Effie and her daughters left Fall River only a couple of years later after Abraham passed away. Elsie remained in Fall River, Kansas until her husband passed away in 1938. Elsie then moved to Colorado Springs, Colorado.
I started by adding people to my watchlist to see what facts were getting added/changed to people I am related to. I ended up adding more information because another researcher had done just that. The one marriage fact opened up a whole can of new facts about the family. I have heard people voice concerns about others being able to make changes in FamilySearch. This is just another example of why it is a great idea. Distant cousins have different information then I do, together we can paint the fuller picture of our ancestors.
This summer is easily ranked as one of my best summers ever! Along with some incredible trips and quality family time, I snuck in some genealogy moments.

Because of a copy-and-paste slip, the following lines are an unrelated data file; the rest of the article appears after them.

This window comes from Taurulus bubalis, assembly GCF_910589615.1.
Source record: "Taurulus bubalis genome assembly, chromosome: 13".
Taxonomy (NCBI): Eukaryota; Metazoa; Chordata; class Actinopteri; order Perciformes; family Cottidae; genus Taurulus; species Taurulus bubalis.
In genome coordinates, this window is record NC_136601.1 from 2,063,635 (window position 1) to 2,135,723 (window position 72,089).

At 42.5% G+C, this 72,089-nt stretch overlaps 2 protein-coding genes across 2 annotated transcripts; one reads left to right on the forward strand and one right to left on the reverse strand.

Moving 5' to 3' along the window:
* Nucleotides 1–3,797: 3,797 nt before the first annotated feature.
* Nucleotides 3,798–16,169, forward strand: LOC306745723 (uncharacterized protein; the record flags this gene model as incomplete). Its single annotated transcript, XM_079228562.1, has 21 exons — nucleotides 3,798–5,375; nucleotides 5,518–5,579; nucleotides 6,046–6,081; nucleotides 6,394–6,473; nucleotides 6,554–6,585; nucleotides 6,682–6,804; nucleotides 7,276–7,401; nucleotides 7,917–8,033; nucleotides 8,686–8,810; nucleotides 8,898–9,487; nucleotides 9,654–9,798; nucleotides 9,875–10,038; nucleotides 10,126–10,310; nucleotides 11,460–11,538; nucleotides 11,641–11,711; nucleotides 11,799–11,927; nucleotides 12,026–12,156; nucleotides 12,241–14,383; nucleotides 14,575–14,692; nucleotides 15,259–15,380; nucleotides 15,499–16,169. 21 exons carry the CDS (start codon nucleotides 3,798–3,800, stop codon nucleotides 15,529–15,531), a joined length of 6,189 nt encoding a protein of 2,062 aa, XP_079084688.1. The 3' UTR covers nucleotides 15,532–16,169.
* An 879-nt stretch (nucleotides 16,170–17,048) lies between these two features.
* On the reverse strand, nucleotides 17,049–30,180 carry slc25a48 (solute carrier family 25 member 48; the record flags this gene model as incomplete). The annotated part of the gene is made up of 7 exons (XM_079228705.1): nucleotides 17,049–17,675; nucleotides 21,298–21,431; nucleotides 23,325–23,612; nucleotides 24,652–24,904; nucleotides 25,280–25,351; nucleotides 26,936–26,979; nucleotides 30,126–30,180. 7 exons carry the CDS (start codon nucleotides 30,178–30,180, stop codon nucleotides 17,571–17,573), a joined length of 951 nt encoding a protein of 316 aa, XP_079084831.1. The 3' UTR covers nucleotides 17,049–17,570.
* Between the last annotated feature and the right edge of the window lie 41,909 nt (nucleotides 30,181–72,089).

My first adventure was driving across country with my dad. We took the Southern route from California to Virginia. Highlights on this trip included the Grand Canyon, Petrified Natural Forest, adding three new states (I have only 1 more to visit before seeing all 50) and Bristol Motor Speedway. The best moments occurred in the last 24 hours of our week-long trip. We pulled off the freeway as we crossed the Tennessee border into Virginia and visited the grave of my 6th great-grandfather, Moses McSpadden. The next morning I had an incredible visit to the Historical Society of Washington County, Virginia. I cannot wait to make a trip back to do more research there.